Myanmar Consolidated Media

Buyers show taste for Chery cars

By Aung Kyi
Volume 31, No. 606
December 19 - 25, 2011

A man listens to a portable radio in front of several Chery QQ3 passenger cars on show at the Ministry of Industry showroom on Kabar Aye Pagoda Road in Yangon last week.
Pic: Yadanar

ALL 1000 Chery QQ3 passenger cars imported by the Ministry of Industry from China’s state-owned Chery Auto Mobile Company have sold out within a week, buyers and ministry officials said.

The cars were imported in the first week of December and put on sale at Ministry of Industry showrooms in Yangon and Mandalay on December 9 and 15 respectively.

However, the ministry stopped accepting applications for cars at the Kabar Aye Pagoda Road showroom in Yangon on December 13 because all 800 available in the city had been accounted for, a ministry official said.

The ministry priced the cars at US$5800 with K2.84 million for customs duty and commercial tax and buyers must also pay an extra $3373 in licensing fees to the Directorate of Road Transport. The total cost, in dollars and using an exchange rate of K780 a dollar, was $12,814.

U Khin Maung Win was one of 800 in Yangon who managed to buy one of the Chery cars.

“My car cost about K10 million when all of the taxes and duties were added up,” he said.

However, he was one of the lucky few buyers and was able to do so after making an application on December 9. He eventually paid for and accepted the vehicle on December 14.

Pabedan township resident Daw Nwe Nwe Mu was among those whose applications were knocked back.

“I visited the showroom on December 9 to try and buy a car but when I came back on December 12 to submit the application, I was told that the applications had been closed since 2pm,” she said.

Another disappointed customer was Yankin township resident U Aung Kyaw.

“When I visited the showroom Yangon I was happy to see a big sign out the front that said ‘Sales open to all’ but when I went inside there was a smaller notice on the wall that ‘No more applications to be accepted’,” he said.

He added that the small Chery cars were popular because they had four doors and could easily be used for taxis because the small engines used little fuel. As a result, owners could easily rent the cars for K15,000 a day to taxi drivers, he added.

The ministry official said more than 300 cars had been released to buyers by close of business on December 15 but the remaining 500 available in Yangon were being held back because the ministry was still processing the paperwork and determining which applications would be successful.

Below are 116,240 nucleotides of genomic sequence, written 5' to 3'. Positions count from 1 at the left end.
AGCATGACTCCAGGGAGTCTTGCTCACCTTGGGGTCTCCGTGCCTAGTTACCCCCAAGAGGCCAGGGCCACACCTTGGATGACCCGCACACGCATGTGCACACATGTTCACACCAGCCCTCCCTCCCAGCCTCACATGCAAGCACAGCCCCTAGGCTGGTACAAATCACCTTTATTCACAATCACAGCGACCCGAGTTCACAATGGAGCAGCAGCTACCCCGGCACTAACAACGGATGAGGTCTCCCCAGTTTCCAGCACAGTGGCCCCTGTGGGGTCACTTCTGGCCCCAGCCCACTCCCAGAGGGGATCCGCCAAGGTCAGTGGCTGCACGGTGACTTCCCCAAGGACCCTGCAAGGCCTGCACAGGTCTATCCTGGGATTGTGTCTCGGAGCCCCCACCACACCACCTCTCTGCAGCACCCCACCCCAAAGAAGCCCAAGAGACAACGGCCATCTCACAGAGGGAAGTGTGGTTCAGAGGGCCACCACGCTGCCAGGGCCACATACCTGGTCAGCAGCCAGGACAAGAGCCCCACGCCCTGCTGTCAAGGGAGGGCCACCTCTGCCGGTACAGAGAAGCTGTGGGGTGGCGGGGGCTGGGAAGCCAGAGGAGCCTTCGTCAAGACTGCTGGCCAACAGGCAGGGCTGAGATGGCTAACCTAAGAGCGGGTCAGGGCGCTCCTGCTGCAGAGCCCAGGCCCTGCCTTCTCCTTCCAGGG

“Although Japanese-made Nissan Sunny Super Saloons made in 1986 or 1987 cost about K10 million I wanted to buy a new car because I can’t guess when the La, Hta or Ah prefix number plates will be included in the import substitution program,” said Daw Nwe Nwe Mu.

The Chery QQ3 and Myanmar Mini Wagon, which is made by the Ministry of Industry, are almost identical because the ministry imports the parts and assembles them in Myanmar.

“I prefer the Chery because I think the quality will be better than the cars made here, even though the price is about the same,” said U Khin Maung Win.

“When I heard that Chery cars would be on sale in Yangon I immediately decided to try and buy one because I thought they would be cheaper and better quality,” said U Khin Maung Win.

“I discovered that the Chery’s wheels are made from alloy, whereas the cars produced here are just steel. There are also more speakers for the stereo than the Myanmar Mini has,” he added.

The ministry imported the cars directly from China because it is not making enough Myanmar Mini Wagons to meet domestic demand.

“I submitted an application to buy a Myanmar Mini in March but I have not received any reply from the ministry. I’ve even heard rumours that the ministry has received so many applications that it’s not accepting any new orders,” Daw Nwe Nwe Mu said.

The showroom in Mandalay was given 200 cars to sell, a ministry official there said last week, adding that a showroom and sales centre will open in Nay Pyi Taw in the future, he added.

“The Ministry of Industry plans to import as many Chery cars as possible in coming years to meet the demand in the country,” a Ministry of Industry spokesperson in Yangon said.

An announcement by the Ministry of Industry on MRTV-4 in November said 3000 Chery cars had been ordered from China.

The Chery QQ3 model is powered by an 812 cubic centimetre (0.812 litre) engine that allows a top speed of about 130kh/h, the company’s website says.

Chery has built three million passenger cars and has exported 400,000 units by December 2011, the company’s sales brochure says.